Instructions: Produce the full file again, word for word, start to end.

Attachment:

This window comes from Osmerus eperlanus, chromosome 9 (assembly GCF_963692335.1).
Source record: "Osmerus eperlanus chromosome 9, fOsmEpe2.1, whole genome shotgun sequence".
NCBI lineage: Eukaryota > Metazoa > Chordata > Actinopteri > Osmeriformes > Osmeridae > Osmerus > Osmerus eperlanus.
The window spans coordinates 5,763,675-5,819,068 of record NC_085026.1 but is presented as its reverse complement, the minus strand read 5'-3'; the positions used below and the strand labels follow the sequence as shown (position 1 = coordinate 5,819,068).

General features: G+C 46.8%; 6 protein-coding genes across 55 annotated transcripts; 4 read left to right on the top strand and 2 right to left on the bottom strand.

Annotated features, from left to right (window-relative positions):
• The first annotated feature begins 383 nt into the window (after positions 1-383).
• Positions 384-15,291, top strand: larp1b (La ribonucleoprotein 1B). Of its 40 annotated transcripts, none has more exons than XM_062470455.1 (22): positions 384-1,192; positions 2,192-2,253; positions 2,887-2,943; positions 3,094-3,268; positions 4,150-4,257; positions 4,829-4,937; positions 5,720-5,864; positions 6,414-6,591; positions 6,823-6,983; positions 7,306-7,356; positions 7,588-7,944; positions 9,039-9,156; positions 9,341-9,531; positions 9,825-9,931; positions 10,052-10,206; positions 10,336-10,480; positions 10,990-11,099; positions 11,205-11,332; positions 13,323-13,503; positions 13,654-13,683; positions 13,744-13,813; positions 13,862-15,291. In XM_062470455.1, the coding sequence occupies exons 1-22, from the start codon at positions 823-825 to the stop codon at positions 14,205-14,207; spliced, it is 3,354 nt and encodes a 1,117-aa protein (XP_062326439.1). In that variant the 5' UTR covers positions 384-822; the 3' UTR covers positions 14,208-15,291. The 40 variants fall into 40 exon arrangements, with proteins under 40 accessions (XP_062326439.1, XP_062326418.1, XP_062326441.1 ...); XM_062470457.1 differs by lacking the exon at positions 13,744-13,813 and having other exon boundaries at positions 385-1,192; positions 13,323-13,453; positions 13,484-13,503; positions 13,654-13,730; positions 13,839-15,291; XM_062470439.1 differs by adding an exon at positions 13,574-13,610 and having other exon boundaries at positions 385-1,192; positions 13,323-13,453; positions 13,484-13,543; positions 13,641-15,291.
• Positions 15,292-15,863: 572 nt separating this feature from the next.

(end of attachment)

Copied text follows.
This window comes from Osmerus eperlanus, chromosome 9 (assembly GCF_963692335.1).
Source record: "Osmerus eperlanus chromosome 9, fOsmEpe2.1, whole genome shotgun sequence".
NCBI lineage: Eukaryota > Metazoa > Chordata > Actinopteri > Osmeriformes > Osmeridae > Osmerus > Osmerus eperlanus.
The window spans coordinates 5,763,675-5,819,068 of record NC_085026.1 but is presented as its reverse complement, the minus strand read 5'-3'; the positions used below and the strand labels follow the sequence as shown (position 1 = coordinate 5,819,068).

General features: G+C 46.8%; 6 protein-coding genes across 55 annotated transcripts; 4 read left to right on the top strand and 2 right to left on the bottom strand.

Annotated features, from left to right (window-relative positions):
• The first annotated feature begins 383 nt into the window (after positions 1-383).
• Positions 384-15,291, top strand: larp1b (La ribonucleoprotein 1B). Of its 40 annotated transcripts, none has more exons than XM_062470455.1 (22): positions 384-1,192; positions 2,192-2,253; positions 2,887-2,943; positions 3,094-3,268; positions 4,150-4,257; positions 4,829-4,937; positions 5,720-5,864; positions 6,414-6,591; positions 6,823-6,983; positions 7,306-7,356; positions 7,588-7,944; positions 9,039-9,156; positions 9,341-9,531; positions 9,825-9,931; positions 10,052-10,206; positions 10,336-10,480; positions 10,990-11,099; positions 11,205-11,332; positions 13,323-13,503; positions 13,654-13,683; positions 13,744-13,813; positions 13,862-15,291. In XM_062470455.1, the coding sequence occupies exons 1-22, from the start codon at positions 823-825 to the stop codon at positions 14,205-14,207; spliced, it is 3,354 nt and encodes a 1,117-aa protein (XP_062326439.1). In that variant the 5' UTR covers positions 384-822; the 3' UTR covers positions 14,208-15,291. The 40 variants fall into 40 exon arrangements, with proteins under 40 accessions (XP_062326439.1, XP_062326418.1, XP_062326441.1 ...); XM_062470457.1 differs by lacking the exon at positions 13,744-13,813 and having other exon boundaries at positions 385-1,192; positions 13,323-13,453; positions 13,484-13,503; positions 13,654-13,730; positions 13,839-15,291; XM_062470439.1 differs by adding an exon at positions 13,574-13,610 and having other exon boundaries at positions 385-1,192; positions 13,323-13,453; positions 13,484-13,543; positions 13,641-15,291.
• Positions 15,292-15,863: 572 nt separating this feature from the next.